With toilets, as with cars, people want quality, albeit at a low price. ‘Cheap’ is not a value proposition, ‘value for money’ is. And when offered a cheap solution, people who otherwise wanted toilets did not buy. “If we have to get a toilet, it has to be a quality one”. Convincing people that your low-cost solution is also high-quality is critical.
[Tweet “‘Cheap’ is not a value proposition, ‘value for money’ is.”]
3. To convert customers, ability and triggers are as important as motivation
According to BJ Fogg’s Behavioral model, behavior change is driven by motivation, ability and triggers. This holds even for sanitation behavior – if you want a consumer to construct a toilet, driving ability and triggering purchase are at least as important as motivating purchase. One single step to increase ability to purchase – financing – has disproportionate impact on toilet adoption. Similarly, from a usage point of view, a household that constructs a toilet will not use it if procuring water is inconvenient – ability or ease of use is critical.
Financing also triggers purchase among households that can already afford toilets. One such household took a loan of Rs. 5,000 to construct a large toilet, with an attached bathroom, a shower, and a large septic tank – and they use it religiously (toilets vs. temples, anyone?). This cost at least Rs. 60,000 to construct – they could have, of course, constructed a toilet without financing, but that was the trigger.
4. Skin in the game is important, to drive usage
Over the last 10-15 years, toilets have been constructed with government subsidy for rural households across the country. But usage is markedly lower when households contribute neither materials or money, according to last year’s SQUAT report on sanitation usage – none or only a few household members use it. Financial participation keeps people’s skin in the game and drives long-term usage. Maybe it’s a good thing most people don’t understand sunk cost.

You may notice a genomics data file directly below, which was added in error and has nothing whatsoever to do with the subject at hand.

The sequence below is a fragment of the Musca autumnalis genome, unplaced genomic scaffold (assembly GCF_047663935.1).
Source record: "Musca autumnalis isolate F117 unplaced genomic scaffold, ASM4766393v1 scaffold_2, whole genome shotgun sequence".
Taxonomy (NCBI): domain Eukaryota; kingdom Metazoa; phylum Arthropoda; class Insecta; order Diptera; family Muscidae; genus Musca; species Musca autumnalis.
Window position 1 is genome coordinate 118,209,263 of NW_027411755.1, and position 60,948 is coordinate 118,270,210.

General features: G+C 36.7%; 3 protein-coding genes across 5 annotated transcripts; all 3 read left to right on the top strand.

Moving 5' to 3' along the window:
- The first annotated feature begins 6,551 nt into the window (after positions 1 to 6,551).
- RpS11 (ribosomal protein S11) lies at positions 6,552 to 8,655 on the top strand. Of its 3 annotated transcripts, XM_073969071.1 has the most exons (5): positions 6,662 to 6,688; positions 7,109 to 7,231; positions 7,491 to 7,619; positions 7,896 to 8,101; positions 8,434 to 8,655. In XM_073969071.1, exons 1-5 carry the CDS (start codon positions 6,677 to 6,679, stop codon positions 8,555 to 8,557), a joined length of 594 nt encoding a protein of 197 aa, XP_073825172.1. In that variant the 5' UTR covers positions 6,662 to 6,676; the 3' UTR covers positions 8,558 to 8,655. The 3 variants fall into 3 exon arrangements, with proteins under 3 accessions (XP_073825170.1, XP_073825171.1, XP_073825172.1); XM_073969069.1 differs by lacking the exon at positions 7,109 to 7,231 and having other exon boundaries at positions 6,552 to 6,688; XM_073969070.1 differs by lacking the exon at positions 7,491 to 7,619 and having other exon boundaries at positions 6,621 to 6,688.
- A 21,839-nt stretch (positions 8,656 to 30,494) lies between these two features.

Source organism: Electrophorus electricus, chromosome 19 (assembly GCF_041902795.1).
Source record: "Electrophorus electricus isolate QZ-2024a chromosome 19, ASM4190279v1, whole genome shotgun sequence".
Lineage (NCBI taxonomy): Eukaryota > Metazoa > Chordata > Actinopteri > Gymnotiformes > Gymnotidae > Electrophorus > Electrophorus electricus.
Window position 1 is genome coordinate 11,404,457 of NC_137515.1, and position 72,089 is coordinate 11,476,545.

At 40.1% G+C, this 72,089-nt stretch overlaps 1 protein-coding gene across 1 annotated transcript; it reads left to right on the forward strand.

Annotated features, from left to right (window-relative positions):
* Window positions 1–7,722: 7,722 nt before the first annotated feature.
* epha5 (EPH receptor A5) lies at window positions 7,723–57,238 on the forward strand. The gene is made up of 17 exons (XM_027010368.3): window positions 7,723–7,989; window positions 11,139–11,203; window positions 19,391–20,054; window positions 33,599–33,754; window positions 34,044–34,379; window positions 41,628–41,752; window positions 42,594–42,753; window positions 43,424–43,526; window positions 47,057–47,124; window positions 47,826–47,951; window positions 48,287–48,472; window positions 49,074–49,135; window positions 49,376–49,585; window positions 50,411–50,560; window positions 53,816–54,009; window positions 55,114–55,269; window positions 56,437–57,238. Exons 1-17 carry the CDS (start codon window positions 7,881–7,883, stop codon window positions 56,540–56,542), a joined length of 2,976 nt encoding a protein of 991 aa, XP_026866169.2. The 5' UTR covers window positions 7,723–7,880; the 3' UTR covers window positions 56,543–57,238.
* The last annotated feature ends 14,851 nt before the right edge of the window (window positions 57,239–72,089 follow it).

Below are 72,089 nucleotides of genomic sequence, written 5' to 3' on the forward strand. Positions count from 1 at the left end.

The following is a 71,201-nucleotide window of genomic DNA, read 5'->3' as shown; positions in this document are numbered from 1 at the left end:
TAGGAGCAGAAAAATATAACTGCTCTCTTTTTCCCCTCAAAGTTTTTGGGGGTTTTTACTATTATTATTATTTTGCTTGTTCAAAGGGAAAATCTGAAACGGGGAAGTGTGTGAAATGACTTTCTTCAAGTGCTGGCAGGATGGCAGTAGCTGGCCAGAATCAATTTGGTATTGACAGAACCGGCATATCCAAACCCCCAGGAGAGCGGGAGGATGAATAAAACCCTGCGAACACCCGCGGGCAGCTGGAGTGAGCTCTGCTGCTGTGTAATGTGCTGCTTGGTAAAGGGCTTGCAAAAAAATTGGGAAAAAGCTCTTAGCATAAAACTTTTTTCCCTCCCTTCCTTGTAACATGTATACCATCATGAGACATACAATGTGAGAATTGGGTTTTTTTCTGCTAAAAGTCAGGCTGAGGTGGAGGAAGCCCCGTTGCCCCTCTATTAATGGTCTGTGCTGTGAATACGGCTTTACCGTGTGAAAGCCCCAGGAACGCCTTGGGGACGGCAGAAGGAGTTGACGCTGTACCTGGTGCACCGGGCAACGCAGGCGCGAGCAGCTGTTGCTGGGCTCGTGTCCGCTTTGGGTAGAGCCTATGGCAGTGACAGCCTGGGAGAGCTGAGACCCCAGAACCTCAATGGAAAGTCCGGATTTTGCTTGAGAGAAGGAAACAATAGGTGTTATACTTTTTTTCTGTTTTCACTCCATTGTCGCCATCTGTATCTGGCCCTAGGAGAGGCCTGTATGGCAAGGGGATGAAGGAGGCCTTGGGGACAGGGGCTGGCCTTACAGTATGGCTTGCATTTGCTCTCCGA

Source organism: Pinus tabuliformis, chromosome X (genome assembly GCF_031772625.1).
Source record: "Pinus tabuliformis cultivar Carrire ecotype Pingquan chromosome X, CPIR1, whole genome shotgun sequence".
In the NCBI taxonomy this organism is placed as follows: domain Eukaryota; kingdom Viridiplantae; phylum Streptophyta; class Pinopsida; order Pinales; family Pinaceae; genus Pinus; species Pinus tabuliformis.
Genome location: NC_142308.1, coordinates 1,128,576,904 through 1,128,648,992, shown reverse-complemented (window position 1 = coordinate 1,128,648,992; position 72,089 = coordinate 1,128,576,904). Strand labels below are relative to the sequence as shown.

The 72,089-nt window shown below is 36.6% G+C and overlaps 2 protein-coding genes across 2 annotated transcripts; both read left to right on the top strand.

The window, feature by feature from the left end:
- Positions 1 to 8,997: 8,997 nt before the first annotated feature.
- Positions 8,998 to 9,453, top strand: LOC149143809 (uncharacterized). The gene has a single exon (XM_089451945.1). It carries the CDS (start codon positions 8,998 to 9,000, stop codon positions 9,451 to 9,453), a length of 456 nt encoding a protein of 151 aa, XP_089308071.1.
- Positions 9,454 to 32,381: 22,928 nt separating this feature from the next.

5. Choice is helpful. But don’t make a user choose between a Nano and a Mercedes
Giving customers choices (but not too many) is definitely more helpful than one-size-fits-all. This is not a new insight. But when you offer three toilets at prices of Rs. 10,000, Rs. 15,000 and Rs. 25,000 respectively, consumers buy none of them – this was an unexpected response during our business model pilots (easily explained in retrospect of course – hindsight is 20:20). The reason is that over 90% of people in most villages in Bihar cannot afford a Rs. 25K toilet – it’s the rural toilet equivalent of a Mercedes. And when you offer a middle-class prospective buyer a Nano and a Mercedes in the same choice, you cause decision paralysis. He may have come in considering a Nano, but he changes his mind on seeing the Mercedes – “Maybe I can save up over the next few years to get a Merc.” He may come back 5 years later or he may not, but he’s no longer a prospective customer today.
[Tweet “Choice is helpful. But don’t make a user choose between a Nano and a Mercedes.”]
Choices need to be from the same cohort – Nano vs. Alto vs. Indica is an easier decision to make, and even easier is a choice between A/C and non-A/C variants of a Nano.
As I’ve been setting up my own business, I’ve remembered each of these learnings multiple times – initially as rationalizations for observed user behavior, but later more and more to predict user reactions. But my most important learning of all – reinforced by every piece of user feedback I receive on my app and every user grievance I address every day – is that users are who they are, and they want what they want. Take that as a given, and try to deliver that value through your product. If you’re trying to tell a consumer what to want, well, good luck to you!
PS. You can read more about our Bihar work and the business models we developed here.
PPS. I must thank Monitor (now Monitor Deloitte) and Monitor Inclusive Markets (now FSG India) for the opportunity to work in sanitation for so long. Of course, this post doesn’t necessarily represent the views of these two companies, and the people I worked with.